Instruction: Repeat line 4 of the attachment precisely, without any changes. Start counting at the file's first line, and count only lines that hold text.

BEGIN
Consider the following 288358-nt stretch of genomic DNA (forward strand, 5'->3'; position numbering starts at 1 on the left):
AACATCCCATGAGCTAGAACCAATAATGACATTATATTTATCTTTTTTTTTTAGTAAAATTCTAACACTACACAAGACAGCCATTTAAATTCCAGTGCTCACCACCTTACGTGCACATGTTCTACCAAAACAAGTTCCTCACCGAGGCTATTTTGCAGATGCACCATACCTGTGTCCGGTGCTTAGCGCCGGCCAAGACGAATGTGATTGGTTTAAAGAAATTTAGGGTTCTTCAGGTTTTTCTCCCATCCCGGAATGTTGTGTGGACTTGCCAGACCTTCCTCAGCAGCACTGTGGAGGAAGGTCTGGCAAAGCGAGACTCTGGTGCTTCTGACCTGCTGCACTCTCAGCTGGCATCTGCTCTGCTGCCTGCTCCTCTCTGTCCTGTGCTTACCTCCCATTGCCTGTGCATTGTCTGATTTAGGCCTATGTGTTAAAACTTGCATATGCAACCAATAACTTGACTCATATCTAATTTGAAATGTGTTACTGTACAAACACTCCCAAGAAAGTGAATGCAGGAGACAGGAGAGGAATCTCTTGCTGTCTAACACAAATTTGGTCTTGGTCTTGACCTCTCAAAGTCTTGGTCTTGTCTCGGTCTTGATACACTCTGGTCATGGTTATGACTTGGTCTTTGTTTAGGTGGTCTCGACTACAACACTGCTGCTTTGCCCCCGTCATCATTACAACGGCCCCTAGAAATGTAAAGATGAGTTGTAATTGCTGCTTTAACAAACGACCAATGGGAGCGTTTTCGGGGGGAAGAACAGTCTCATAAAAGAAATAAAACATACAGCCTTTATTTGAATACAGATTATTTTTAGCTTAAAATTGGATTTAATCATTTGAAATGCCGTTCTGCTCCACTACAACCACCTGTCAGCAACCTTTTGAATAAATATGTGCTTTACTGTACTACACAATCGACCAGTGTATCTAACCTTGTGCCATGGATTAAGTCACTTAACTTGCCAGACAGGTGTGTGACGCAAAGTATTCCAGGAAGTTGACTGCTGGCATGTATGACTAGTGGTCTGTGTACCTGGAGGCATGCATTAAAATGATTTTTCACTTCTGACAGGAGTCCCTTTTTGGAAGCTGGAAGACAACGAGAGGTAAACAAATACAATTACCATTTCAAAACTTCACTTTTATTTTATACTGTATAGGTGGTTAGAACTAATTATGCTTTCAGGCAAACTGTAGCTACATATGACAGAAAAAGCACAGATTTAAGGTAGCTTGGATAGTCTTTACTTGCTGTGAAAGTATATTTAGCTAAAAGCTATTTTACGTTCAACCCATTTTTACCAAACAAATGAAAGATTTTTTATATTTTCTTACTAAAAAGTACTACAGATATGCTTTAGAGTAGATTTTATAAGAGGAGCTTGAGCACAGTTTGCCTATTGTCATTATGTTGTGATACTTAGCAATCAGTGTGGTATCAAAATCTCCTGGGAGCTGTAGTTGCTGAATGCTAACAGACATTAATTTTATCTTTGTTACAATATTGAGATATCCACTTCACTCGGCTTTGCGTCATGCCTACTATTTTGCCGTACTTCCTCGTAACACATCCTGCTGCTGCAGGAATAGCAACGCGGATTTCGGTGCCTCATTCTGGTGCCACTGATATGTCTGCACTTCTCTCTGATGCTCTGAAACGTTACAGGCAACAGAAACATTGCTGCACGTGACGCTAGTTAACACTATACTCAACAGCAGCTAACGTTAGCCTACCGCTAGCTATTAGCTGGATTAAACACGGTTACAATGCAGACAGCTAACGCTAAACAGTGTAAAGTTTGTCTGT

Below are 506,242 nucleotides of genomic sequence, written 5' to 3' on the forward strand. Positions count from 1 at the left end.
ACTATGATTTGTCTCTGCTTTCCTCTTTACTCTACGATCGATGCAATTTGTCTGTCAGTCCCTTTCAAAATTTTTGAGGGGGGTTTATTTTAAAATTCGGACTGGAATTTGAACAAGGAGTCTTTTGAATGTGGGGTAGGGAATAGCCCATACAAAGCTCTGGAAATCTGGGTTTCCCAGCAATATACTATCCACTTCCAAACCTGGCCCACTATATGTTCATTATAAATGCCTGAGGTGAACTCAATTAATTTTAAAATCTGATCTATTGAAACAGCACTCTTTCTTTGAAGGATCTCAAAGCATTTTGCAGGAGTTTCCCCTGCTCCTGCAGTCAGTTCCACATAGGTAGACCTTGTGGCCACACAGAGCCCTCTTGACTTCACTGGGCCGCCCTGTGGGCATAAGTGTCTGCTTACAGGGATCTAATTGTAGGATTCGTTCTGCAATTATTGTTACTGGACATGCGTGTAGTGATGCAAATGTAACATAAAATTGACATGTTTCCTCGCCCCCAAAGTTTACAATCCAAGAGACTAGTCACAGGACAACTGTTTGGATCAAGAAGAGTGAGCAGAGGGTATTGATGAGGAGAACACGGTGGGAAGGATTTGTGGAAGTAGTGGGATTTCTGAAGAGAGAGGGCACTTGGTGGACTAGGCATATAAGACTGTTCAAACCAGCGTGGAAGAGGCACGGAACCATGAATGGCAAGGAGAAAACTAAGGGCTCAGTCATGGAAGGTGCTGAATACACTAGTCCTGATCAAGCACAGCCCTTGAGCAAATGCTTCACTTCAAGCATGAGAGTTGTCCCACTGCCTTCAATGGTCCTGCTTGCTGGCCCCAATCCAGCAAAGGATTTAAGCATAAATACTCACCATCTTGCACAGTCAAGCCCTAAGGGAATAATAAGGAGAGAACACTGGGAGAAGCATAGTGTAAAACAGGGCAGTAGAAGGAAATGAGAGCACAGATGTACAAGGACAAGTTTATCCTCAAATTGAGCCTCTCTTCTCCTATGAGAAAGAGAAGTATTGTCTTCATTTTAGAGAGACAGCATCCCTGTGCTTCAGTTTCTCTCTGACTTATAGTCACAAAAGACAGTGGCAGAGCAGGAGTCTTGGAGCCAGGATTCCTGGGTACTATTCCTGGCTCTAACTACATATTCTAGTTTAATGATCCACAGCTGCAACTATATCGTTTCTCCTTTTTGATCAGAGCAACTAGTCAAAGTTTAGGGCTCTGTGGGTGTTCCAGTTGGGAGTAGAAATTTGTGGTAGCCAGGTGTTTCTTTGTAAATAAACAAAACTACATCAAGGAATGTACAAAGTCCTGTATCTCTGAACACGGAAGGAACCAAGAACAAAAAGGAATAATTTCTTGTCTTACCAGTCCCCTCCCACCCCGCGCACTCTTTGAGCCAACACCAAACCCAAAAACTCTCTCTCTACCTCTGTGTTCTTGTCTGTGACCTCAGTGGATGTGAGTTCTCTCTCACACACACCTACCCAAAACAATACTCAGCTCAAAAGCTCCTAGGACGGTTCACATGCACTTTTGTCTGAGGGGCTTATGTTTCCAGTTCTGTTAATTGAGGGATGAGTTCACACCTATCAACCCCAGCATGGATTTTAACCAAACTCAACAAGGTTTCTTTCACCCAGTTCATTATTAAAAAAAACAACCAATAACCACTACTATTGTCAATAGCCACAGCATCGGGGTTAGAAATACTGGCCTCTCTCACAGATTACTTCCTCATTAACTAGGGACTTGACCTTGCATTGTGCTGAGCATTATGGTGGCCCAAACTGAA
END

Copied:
ACTATGATTTGTCTCTGCTTTCCTCTTTACTCTACGATCGATGCAATTTGTCTGTCAGTCCCTTTCAAAATTTTTGAGGGGGGTTTATTTTAAAATTCGGACTGGAATTTGAACAAGGAGTCTTTTGAATGTGGGGTAGGGAATAGCCCATACAAAGCTCTGGAAATCTGGGTTTCCCAGCAATATACTATCCACTTCCAAACCTGGCCCACTATATGTTCATTATAAATGCCTGAGGTGAACTCAATTAATTTTAAAATCTGATCTATTGAAACAGCACTCTTTCTTTGAAGGATCTCAAAGCATTTTGCAGGAGTTTCCCCTGCTCCTGCAGTCAGTTCCACATAGGTAGACCTTGTGGCCACACAGAGCCCTCTTGACTTCACTGGGCCGCCCTGTGGGCATAAGTGTCTGCTTACAGGGATCTAATTGTAGGATTCGTTCTGCAATTATTGTTACTGGACATGCGTGTAGTGATGCAAATGTAACATAAAATTGACATGTTTCCTCGCCCCCAAAGTTTACAATCCAAGAGACTAGTCACAGGACAACTGTTTGGATCAAGAAGAGTGAGCAGAGGGTATTGATGAGGAGAACACGGTGGGAAGGATTTGTGGAAGTAGTGGGATTTCTGAAGAGAGAGGGCACTTGGTGGACTAGGCATATAAGACTGTTCAAACCAGCGTGGAAGAGGCACGGAACCATGAATGGCAAGGAGAAAACTAAGGGCTCAGTCATGGAAGGTGCTGAATACACTAGTCCTGATCAAGCACAGCCCTTGAGCAAATGCTTCACTTCAAGCATGAGAGTTGTCCCACTGCCTTCAATGGTCCTGCTTGCTGGCCCCAATCCAGCAAAGGATTTAAGCATAAATACTCACCATCTTGCACAGTCAAGCCCTAAGGGAATAATAAGGAGAGAACACTGGGAGAAGCATAGTGTAAAACAGGGCAGTAGAAGGAAATGAGAGCACAGATGTACAAGGACAAGTTTATCCTCAAATTGAGCCTCTCTTCTCCTATGAGAAAGAGAAGTATTGTCTTCATTTTAGAGAGACAGCATCCCTGTGCTTCAGTTTCTCTCTGACTTATAGTCACAAAAGACAGTGGCAGAGCAGGAGTCTTGGAGCCAGGATTCCTGGGTACTATTCCTGGCTCTAACTACATATTCTAGTTTAATGATCCACAGCTGCAACTATATCGTTTCTCCTTTTTGATCAGAGCAACTAGTCAAAGTTTAGGGCTCTGTGGGTGTTCCAGTTGGGAGTAGAAATTTGTGGTAGCCAGGTGTTTCTTTGTAAATAAACAAAACTACATCAAGGAATGTACAAAGTCCTGTATCTCTGAACACGGAAGGAACCAAGAACAAAAAGGAATAATTTCTTGTCTTACCAGTCCCCTCCCACCCCGCGCACTCTTTGAGCCAACACCAAACCCAAAAACTCTCTCTCTACCTCTGTGTTCTTGTCTGTGACCTCAGTGGATGTGAGTTCTCTCTCACACACACCTACCCAAAACAATACTCAGCTCAAAAGCTCCTAGGACGGTTCACATGCACTTTTGTCTGAGGGGCTTATGTTTCCAGTTCTGTTAATTGAGGGATGAGTTCACACCTATCAACCCCAGCATGGATTTTAACCAAACTCAACAAGGTTTCTTTCACCCAGTTCATTATTAAAAAAAACAACCAATAACCACTACTATTGTCAATAGCCACAGCATCGGGGTTAGAAATACTGGCCTCTCTCACAGATTACTTCCTCATTAACTAGGGACTTGACCTTGCATTGTGCTGAGCATTATGGTGGCCCAAACTGAA